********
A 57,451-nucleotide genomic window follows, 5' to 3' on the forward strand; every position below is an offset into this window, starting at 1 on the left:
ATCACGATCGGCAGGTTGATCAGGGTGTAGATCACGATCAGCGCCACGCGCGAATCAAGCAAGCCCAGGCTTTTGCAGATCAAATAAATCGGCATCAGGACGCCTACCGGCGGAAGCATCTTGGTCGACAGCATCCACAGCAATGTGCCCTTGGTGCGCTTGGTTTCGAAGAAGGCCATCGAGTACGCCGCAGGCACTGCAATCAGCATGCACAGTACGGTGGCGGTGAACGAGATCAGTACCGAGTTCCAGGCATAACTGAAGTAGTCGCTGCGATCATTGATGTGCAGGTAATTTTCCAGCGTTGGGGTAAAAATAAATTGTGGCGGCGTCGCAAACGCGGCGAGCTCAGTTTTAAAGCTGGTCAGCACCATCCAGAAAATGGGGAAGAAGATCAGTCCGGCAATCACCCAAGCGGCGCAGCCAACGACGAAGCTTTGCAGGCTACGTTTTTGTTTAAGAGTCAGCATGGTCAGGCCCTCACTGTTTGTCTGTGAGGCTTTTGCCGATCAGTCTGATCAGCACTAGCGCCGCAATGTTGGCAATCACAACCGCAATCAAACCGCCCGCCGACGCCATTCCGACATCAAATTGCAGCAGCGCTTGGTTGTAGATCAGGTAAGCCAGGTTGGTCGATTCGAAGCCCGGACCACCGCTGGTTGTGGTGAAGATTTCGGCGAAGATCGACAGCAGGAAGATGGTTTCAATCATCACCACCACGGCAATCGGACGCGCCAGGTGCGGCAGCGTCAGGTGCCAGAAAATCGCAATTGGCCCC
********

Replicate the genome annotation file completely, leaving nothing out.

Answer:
A 57,451-nucleotide genomic window follows, 5' to 3' on the forward strand; every position below is an offset into this window, starting at 1 on the left:
ATCACGATCGGCAGGTTGATCAGGGTGTAGATCACGATCAGCGCCACGCGCGAATCAAGCAAGCCCAGGCTTTTGCAGATCAAATAAATCGGCATCAGGACGCCTACCGGCGGAAGCATCTTGGTCGACAGCATCCACAGCAATGTGCCCTTGGTGCGCTTGGTTTCGAAGAAGGCCATCGAGTACGCCGCAGGCACTGCAATCAGCATGCACAGTACGGTGGCGGTGAACGAGATCAGTACCGAGTTCCAGGCATAACTGAAGTAGTCGCTGCGATCATTGATGTGCAGGTAATTTTCCAGCGTTGGGGTAAAAATAAATTGTGGCGGCGTCGCAAACGCGGCGAGCTCAGTTTTAAAGCTGGTCAGCACCATCCAGAAAATGGGGAAGAAGATCAGTCCGGCAATCACCCAAGCGGCGCAGCCAACGACGAAGCTTTGCAGGCTACGTTTTTGTTTAAGAGTCAGCATGGTCAGGCCCTCACTGTTTGTCTGTGAGGCTTTTGCCGATCAGTCTGATCAGCACTAGCGCCGCAATGTTGGCAATCACAACCGCAATCAAACCGCCCGCCGACGCCATTCCGACATCAAATTGCAGCAGCGCTTGGTTGTAGATCAGGTAAGCCAGGTTGGTCGATTCGAAGCCCGGACCACCGCTGGTTGTGGTGAAGATTTCGGCGAAGATCGACAGCAGGAAGATGGTTTCAATCATCACCACCACGGCAATCGGACGCGCCAGGTGCGGCAGCGTCAGGTGCCAGAAAATCGCAATTGGCCCC